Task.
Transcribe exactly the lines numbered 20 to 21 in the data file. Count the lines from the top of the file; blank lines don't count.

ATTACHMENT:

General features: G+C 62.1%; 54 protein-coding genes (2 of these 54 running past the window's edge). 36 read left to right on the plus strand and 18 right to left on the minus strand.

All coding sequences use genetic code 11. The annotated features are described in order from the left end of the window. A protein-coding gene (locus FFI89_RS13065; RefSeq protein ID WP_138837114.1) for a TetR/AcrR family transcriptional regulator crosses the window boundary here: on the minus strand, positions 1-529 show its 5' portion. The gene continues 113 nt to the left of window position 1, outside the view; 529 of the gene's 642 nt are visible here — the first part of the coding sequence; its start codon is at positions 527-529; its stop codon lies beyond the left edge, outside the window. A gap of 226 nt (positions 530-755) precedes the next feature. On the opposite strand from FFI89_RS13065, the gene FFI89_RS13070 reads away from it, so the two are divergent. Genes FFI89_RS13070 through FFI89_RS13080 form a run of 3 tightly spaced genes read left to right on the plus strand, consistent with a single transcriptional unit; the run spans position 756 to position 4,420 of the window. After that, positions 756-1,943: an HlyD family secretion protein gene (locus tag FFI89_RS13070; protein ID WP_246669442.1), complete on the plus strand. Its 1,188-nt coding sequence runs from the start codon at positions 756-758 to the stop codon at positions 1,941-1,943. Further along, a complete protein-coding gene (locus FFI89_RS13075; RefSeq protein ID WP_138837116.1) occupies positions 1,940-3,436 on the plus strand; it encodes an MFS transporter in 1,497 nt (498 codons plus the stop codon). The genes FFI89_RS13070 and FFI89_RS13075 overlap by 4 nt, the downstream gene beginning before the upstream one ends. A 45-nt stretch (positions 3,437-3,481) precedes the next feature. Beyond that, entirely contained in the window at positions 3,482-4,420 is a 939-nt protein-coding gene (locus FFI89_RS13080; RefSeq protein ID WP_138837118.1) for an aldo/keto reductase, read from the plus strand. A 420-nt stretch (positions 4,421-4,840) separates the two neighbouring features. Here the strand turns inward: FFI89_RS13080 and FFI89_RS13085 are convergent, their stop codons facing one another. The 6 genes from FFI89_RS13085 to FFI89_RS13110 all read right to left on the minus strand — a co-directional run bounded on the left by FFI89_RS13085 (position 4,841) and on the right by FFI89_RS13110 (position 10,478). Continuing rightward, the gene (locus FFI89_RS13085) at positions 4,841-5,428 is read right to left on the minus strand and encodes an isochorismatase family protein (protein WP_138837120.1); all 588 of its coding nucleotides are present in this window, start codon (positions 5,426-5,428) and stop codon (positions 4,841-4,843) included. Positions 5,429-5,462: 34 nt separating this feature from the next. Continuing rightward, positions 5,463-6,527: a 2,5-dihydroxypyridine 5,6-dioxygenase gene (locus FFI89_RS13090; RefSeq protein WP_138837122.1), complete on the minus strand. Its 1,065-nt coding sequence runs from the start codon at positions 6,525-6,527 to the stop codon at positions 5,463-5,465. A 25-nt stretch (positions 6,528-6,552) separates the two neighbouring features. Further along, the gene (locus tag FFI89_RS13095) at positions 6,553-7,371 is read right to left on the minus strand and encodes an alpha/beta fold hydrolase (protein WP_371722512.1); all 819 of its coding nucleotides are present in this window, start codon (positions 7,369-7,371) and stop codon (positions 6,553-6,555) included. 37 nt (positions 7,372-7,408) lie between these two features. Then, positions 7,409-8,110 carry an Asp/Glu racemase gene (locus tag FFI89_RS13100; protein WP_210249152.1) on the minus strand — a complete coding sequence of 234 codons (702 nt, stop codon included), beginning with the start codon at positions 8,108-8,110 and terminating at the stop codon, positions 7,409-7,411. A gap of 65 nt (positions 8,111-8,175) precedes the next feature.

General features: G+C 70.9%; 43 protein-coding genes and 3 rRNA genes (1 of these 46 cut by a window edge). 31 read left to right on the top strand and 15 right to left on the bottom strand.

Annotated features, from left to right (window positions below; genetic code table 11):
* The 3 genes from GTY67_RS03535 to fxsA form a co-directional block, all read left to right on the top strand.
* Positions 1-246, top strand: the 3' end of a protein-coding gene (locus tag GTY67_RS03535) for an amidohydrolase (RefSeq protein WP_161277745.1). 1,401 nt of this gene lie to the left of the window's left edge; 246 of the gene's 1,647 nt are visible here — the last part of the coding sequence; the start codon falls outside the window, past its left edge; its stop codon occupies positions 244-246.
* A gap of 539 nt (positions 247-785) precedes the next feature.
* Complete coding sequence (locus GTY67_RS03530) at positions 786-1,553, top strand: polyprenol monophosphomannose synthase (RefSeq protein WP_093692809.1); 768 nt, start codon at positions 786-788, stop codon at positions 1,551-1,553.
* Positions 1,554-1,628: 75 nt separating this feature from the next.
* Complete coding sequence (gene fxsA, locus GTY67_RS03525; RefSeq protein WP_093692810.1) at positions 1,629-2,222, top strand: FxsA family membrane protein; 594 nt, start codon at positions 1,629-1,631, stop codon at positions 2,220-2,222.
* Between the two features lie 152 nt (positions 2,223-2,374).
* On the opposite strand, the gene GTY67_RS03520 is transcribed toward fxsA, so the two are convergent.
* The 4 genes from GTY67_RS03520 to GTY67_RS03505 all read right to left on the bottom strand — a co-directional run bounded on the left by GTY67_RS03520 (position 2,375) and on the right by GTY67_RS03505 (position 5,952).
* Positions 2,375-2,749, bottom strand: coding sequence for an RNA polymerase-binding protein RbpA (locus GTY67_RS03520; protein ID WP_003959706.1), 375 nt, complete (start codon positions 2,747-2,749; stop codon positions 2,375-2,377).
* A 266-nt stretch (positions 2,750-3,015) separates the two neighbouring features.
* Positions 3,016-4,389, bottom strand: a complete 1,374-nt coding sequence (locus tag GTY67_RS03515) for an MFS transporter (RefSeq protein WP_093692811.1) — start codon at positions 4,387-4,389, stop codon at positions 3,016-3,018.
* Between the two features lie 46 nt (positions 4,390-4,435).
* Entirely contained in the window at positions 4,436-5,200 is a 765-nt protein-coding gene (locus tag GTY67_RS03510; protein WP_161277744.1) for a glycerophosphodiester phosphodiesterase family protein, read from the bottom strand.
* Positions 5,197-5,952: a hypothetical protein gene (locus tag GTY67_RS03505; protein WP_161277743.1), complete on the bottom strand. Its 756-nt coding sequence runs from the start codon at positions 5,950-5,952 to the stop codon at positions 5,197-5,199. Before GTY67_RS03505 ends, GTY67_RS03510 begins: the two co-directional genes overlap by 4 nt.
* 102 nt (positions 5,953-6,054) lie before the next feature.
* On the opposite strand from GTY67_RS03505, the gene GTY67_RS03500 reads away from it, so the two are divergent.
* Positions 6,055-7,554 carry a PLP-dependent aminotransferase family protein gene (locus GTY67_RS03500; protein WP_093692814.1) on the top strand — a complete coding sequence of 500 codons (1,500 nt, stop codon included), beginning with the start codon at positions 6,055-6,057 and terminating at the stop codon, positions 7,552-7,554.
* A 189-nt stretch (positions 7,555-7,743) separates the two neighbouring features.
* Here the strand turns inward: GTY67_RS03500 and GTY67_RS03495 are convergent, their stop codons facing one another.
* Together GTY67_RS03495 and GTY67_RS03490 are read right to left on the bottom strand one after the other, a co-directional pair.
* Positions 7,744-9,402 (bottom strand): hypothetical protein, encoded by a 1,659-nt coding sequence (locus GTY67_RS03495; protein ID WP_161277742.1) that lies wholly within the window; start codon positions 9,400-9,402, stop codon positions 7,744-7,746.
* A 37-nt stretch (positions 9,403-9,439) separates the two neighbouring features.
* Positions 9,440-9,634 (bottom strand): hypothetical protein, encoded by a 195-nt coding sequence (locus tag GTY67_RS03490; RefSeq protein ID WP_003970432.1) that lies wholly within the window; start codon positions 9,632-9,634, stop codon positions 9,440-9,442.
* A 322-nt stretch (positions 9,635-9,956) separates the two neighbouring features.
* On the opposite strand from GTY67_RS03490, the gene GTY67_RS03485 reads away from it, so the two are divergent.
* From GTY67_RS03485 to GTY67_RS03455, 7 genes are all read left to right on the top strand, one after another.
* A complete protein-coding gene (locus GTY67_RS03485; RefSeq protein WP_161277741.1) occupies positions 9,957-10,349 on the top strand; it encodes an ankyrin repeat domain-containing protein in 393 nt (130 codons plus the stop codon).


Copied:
* 102 nt (positions 5,953-6,054) lie before the next feature.
* On the opposite strand from GTY67_RS03505, the gene GTY67_RS03500 reads away from it, so the two are divergent.